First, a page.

The market stubbornly refused to follow the playbook today.
We were supposed to be in the midst of a panic, with everything freezing or selling off as markets opened with no debt deal in sight.
But the weekend of worry didn’t lead into a manic panic Monday. The Dow industrial average is down modestly, Treasury yields crept up a bit. But nothing like the Armageddon many expected.
What a lot of those watching the debt debacle unfold have missed is that the debt situation in the U.S. is nothing like that faced by Greece. It’s nothing like the problem that broke Bear Stearns or Lehman Brothers.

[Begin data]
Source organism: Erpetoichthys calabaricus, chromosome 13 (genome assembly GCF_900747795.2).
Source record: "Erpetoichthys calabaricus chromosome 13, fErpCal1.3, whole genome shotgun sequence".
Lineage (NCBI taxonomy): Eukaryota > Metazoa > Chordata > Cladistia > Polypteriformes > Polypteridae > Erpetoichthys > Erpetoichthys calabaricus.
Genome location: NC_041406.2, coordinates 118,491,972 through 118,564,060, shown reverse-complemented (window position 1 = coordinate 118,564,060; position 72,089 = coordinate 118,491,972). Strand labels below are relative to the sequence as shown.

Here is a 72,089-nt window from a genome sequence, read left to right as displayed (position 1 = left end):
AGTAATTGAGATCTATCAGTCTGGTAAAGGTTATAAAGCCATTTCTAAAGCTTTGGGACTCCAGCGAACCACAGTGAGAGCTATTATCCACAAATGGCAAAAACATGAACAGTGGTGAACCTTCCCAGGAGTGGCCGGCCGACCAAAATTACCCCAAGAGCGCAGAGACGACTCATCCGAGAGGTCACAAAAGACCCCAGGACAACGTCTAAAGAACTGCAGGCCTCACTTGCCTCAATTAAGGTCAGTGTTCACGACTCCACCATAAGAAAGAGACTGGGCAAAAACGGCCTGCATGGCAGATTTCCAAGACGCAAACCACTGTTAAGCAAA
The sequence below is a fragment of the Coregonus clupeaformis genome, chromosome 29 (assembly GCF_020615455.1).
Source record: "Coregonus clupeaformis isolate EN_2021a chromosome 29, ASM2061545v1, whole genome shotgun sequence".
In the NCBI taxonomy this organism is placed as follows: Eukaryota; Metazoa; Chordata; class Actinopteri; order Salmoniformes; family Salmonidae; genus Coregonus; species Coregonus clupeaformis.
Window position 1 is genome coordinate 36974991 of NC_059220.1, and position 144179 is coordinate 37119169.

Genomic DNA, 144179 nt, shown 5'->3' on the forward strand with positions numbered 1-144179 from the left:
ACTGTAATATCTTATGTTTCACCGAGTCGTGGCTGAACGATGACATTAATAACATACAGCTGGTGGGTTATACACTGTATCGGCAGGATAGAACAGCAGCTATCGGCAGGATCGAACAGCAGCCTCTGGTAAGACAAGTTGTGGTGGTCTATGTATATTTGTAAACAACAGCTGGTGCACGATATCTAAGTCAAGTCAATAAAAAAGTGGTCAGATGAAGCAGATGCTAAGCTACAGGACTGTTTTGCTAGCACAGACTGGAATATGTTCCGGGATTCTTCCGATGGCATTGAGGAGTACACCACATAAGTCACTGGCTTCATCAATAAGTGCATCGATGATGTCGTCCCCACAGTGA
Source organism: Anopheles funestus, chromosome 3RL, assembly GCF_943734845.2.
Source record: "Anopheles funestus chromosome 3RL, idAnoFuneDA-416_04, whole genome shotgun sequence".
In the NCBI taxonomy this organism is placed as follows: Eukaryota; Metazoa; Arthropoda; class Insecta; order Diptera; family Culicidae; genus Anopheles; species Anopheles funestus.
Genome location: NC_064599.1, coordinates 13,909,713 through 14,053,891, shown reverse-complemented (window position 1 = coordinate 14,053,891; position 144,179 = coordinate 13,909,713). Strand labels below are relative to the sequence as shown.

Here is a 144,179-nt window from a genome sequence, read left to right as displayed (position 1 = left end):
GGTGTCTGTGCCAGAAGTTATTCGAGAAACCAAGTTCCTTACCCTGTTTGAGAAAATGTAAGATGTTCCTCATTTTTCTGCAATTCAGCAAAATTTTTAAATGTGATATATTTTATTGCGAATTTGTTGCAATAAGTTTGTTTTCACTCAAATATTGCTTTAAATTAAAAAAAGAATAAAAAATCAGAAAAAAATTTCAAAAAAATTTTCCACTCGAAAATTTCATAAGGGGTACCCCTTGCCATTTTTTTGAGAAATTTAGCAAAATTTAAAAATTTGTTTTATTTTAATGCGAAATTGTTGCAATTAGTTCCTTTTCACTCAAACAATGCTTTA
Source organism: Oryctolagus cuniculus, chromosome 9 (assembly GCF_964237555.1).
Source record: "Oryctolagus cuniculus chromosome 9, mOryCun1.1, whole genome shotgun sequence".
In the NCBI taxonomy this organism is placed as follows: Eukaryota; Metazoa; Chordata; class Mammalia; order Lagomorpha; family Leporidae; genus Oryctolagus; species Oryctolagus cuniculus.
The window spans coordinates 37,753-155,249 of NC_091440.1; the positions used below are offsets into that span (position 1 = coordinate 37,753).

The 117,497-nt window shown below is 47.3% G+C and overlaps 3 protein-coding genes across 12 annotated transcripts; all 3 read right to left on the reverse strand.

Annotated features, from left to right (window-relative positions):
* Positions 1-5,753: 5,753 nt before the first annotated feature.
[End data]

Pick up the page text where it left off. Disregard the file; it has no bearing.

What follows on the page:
In fact, it’s the opposite.
Bear and Lehman had a serious problem: The market declared them dead.
They were not able to fund their operations at almost any price. No one would lend them a dime. Greece was headed down the same road until everyone became convinced that the Eurocrats would keep extending the sovereign debt safety net.
That’s not the problem faced by the U.S. The markets are rushing to lend money to the U.S. government.
Interest rates are at stunningly low levels.
What's really giving everyone jitters is that the U.S. may be forced not to borrow. Got that? The markets aren’t shutting off the flow of credit to the U.S. The U.S. is threatening to remove its bucket from the credit spigot.
This is why we’re going to keep getting surprised by events. We’re used to thinking about one kind of debt crisis—and we’re going through a very different kind of debt crisis.
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